The wall in the DOX Center for Contemporary Art served as the basis.
But his colleagues from both design teams worked alongside him at the white wall in Prague’s DOX contemporary design centre. “It was real teamwork, which is a speciality of ŠKODA Design, in my opinion,” the designer says, praising the atmosphere both in the workplace and when the tape art image was being made.
The artwork was a joint effort by ŠKODA Design’s interior and exterior design specialists.
Even chief designer Oliver Stefani and head of exterior design at ŠKODA Karl Neuhold joined in with their ten colleagues cutting and sticking lengths of tape, along with their ten other colleagues. And they were among the best at it. “It was obvious they have a lot of experience of working with tape,” Kovalík observed. Maybe that’s because exactly the same technique was previously used to “project” the shapes of new car designs on a scale of 1:1. These days, this technique has been replaced by digital tools.
The two-dimensional image was created from thousands of meters of tapes.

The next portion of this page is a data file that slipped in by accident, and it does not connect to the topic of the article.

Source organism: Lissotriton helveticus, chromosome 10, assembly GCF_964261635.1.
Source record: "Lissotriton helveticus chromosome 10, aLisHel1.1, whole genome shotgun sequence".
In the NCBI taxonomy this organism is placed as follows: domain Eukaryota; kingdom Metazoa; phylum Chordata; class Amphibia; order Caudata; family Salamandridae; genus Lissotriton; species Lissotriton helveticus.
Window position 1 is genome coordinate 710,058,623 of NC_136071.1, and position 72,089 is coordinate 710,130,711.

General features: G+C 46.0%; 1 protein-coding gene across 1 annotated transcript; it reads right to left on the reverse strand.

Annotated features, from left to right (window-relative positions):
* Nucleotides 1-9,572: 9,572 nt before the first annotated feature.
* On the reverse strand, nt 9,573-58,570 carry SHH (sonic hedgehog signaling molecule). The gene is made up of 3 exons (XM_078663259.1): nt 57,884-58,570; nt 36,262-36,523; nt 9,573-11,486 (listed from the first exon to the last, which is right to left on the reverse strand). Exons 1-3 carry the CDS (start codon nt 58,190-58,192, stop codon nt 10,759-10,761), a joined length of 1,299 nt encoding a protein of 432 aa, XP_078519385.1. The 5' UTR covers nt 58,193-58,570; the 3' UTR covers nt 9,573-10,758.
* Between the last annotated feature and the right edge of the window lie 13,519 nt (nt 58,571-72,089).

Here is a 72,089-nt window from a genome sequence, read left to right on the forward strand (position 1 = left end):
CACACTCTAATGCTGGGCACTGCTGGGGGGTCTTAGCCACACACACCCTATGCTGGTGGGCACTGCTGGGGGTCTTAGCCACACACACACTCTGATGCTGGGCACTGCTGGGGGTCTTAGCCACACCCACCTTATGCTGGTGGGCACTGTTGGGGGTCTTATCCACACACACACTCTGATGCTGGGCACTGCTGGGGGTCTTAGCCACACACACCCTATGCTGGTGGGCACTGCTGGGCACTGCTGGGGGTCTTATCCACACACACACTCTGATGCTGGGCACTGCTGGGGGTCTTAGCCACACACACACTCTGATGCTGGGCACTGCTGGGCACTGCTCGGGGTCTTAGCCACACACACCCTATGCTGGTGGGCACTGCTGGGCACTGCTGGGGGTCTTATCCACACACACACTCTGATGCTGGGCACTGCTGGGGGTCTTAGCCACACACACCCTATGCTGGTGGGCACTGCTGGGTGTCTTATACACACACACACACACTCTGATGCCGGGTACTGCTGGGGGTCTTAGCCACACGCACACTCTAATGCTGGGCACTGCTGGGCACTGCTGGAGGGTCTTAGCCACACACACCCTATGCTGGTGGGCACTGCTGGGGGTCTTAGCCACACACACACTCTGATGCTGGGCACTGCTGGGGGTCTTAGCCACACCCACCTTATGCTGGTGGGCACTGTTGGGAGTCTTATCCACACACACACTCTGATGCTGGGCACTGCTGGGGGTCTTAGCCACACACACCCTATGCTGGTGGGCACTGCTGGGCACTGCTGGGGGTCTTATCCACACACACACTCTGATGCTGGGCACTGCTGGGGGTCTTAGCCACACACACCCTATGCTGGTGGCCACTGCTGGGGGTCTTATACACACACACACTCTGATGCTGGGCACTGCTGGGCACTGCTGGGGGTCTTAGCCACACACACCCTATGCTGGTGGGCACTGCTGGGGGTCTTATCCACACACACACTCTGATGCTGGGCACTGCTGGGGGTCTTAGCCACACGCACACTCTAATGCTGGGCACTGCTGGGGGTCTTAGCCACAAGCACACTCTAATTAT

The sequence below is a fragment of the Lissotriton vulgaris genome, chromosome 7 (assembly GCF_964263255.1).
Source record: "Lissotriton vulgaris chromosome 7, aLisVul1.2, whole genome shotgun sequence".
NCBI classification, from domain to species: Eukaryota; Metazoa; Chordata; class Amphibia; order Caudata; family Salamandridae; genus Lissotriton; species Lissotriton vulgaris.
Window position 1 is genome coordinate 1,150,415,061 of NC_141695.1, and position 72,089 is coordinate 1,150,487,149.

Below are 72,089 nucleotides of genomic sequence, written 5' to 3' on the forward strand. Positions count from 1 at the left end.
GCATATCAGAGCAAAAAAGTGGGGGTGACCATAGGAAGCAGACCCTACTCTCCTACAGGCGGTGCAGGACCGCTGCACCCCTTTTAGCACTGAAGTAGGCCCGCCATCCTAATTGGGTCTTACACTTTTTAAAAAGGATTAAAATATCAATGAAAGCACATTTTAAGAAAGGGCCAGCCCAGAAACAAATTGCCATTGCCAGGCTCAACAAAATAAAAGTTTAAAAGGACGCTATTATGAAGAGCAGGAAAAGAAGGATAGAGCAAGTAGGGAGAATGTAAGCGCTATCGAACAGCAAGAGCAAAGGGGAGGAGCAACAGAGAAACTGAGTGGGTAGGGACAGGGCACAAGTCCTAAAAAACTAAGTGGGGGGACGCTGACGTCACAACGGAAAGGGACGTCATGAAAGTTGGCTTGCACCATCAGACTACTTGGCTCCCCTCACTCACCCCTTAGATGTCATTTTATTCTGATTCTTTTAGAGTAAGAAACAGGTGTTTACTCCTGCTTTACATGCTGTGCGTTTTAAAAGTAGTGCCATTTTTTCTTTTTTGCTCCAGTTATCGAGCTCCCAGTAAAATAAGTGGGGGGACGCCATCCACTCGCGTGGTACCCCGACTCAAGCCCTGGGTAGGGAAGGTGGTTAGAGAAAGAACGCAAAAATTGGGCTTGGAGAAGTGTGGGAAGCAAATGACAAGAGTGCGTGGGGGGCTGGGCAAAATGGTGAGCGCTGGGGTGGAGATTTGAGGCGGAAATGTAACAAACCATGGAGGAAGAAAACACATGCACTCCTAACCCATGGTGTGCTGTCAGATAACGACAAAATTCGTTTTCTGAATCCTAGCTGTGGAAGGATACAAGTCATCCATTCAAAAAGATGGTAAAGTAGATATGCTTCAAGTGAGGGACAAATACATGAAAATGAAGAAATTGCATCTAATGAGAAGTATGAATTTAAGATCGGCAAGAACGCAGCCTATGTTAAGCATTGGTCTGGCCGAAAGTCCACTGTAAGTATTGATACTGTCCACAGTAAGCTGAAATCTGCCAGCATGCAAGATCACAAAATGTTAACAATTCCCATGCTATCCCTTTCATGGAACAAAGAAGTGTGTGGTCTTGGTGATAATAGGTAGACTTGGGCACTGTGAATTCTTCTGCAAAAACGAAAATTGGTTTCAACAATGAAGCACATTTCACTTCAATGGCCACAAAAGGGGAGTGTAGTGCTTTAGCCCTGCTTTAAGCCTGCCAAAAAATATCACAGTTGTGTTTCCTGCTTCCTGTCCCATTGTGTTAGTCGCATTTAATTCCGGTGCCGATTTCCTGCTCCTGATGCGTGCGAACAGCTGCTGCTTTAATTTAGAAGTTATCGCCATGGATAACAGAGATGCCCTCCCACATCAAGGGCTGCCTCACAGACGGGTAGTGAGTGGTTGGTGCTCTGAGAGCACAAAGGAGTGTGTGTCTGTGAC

But the creators of the giant artwork also had an electronic assistant: the lines were mapped out on the wall by projectors. “We could have done it without them, but it would have been a lot slower,” Kovalík explains. The biggest challenge was the sheer size of the surface, according to Kovalík. Does he know how much tape they used? “I reckon that tape could have stretched from Prague to Mladá Boleslav,” he laughs, referencing the 60 kilometres or so that separate the place where the real FABIA was made and the site of the artwork. Incidentally, the real FABIA has something else in common with the artwork: the material used for part of the dashboard panelling also featured in the tape art version of the interior.